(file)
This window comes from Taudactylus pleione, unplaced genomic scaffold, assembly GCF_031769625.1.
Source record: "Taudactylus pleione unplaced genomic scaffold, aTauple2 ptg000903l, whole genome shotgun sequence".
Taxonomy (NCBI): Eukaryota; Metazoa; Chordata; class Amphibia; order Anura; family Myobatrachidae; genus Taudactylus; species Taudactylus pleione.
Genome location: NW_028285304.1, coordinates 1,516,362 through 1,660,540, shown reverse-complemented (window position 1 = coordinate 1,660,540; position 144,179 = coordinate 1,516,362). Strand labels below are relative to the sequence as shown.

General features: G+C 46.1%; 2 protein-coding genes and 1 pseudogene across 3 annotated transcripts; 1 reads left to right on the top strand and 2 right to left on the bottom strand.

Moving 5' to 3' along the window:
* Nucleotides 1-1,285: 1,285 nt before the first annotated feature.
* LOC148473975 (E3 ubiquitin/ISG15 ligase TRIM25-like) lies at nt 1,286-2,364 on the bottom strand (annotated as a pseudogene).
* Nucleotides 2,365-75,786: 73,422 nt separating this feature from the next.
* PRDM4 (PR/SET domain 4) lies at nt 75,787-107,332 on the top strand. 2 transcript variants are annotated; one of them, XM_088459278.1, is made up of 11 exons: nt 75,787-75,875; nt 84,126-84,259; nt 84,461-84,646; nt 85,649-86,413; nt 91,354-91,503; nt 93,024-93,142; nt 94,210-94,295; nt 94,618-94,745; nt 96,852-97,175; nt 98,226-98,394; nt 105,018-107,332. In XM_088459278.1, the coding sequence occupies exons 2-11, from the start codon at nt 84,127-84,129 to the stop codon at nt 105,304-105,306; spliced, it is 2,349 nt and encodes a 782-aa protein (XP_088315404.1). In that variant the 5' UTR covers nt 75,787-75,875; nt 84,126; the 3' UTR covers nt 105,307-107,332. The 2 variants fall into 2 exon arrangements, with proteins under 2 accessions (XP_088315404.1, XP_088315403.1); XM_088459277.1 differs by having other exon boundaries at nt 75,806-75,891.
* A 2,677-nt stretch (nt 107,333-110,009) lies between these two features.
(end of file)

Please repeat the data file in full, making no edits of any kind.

This window comes from Taudactylus pleione, unplaced genomic scaffold, assembly GCF_031769625.1.
Source record: "Taudactylus pleione unplaced genomic scaffold, aTauple2 ptg000903l, whole genome shotgun sequence".
Taxonomy (NCBI): Eukaryota; Metazoa; Chordata; class Amphibia; order Anura; family Myobatrachidae; genus Taudactylus; species Taudactylus pleione.
Genome location: NW_028285304.1, coordinates 1,516,362 through 1,660,540, shown reverse-complemented (window position 1 = coordinate 1,660,540; position 144,179 = coordinate 1,516,362). Strand labels below are relative to the sequence as shown.

General features: G+C 46.1%; 2 protein-coding genes and 1 pseudogene across 3 annotated transcripts; 1 reads left to right on the top strand and 2 right to left on the bottom strand.

Moving 5' to 3' along the window:
* Nucleotides 1-1,285: 1,285 nt before the first annotated feature.
* LOC148473975 (E3 ubiquitin/ISG15 ligase TRIM25-like) lies at nt 1,286-2,364 on the bottom strand (annotated as a pseudogene).
* Nucleotides 2,365-75,786: 73,422 nt separating this feature from the next.
* PRDM4 (PR/SET domain 4) lies at nt 75,787-107,332 on the top strand. 2 transcript variants are annotated; one of them, XM_088459278.1, is made up of 11 exons: nt 75,787-75,875; nt 84,126-84,259; nt 84,461-84,646; nt 85,649-86,413; nt 91,354-91,503; nt 93,024-93,142; nt 94,210-94,295; nt 94,618-94,745; nt 96,852-97,175; nt 98,226-98,394; nt 105,018-107,332. In XM_088459278.1, the coding sequence occupies exons 2-11, from the start codon at nt 84,127-84,129 to the stop codon at nt 105,304-105,306; spliced, it is 2,349 nt and encodes a 782-aa protein (XP_088315404.1). In that variant the 5' UTR covers nt 75,787-75,875; nt 84,126; the 3' UTR covers nt 105,307-107,332. The 2 variants fall into 2 exon arrangements, with proteins under 2 accessions (XP_088315404.1, XP_088315403.1); XM_088459277.1 differs by having other exon boundaries at nt 75,806-75,891.
* A 2,677-nt stretch (nt 107,333-110,009) lies between these two features.